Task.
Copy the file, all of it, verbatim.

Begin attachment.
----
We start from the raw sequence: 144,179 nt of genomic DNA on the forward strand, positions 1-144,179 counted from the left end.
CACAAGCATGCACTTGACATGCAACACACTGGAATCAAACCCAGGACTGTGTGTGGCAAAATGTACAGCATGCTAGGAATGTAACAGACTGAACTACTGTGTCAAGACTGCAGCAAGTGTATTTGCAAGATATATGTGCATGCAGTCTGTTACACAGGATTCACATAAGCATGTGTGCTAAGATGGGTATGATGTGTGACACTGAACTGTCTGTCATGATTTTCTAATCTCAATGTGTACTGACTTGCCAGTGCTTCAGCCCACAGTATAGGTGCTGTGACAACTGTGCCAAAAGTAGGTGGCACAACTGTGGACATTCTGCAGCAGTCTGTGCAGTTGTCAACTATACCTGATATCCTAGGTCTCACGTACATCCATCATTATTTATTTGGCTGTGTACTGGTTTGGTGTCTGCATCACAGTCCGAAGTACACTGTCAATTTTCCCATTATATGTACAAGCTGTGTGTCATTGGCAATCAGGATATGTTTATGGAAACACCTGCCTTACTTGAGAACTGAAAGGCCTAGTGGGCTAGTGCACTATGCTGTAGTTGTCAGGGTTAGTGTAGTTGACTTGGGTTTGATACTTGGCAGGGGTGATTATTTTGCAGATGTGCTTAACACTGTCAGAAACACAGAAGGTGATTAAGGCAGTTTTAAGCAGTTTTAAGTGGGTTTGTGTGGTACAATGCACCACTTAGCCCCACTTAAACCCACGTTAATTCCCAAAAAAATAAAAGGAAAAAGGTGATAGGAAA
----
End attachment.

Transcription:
We start from the raw sequence: 144,179 nt of genomic DNA on the forward strand, positions 1-144,179 counted from the left end.
CACAAGCATGCACTTGACATGCAACACACTGGAATCAAACCCAGGACTGTGTGTGGCAAAATGTACAGCATGCTAGGAATGTAACAGACTGAACTACTGTGTCAAGACTGCAGCAAGTGTATTTGCAAGATATATGTGCATGCAGTCTGTTACACAGGATTCACATAAGCATGTGTGCTAAGATGGGTATGATGTGTGACACTGAACTGTCTGTCATGATTTTCTAATCTCAATGTGTACTGACTTGCCAGTGCTTCAGCCCACAGTATAGGTGCTGTGACAACTGTGCCAAAAGTAGGTGGCACAACTGTGGACATTCTGCAGCAGTCTGTGCAGTTGTCAACTATACCTGATATCCTAGGTCTCACGTACATCCATCATTATTTATTTGGCTGTGTACTGGTTTGGTGTCTGCATCACAGTCCGAAGTACACTGTCAATTTTCCCATTATATGTACAAGCTGTGTGTCATTGGCAATCAGGATATGTTTATGGAAACACCTGCCTTACTTGAGAACTGAAAGGCCTAGTGGGCTAGTGCACTATGCTGTAGTTGTCAGGGTTAGTGTAGTTGACTTGGGTTTGATACTTGGCAGGGGTGATTATTTTGCAGATGTGCTTAACACTGTCAGAAACACAGAAGGTGATTAAGGCAGTTTTAAGCAGTTTTAAGTGGGTTTGTGTGGTACAATGCACCACTTAGCCCCACTTAAACCCACGTTAATTCCCAAAAAAATAAAAGGAAAAAGGTGATAGGAAA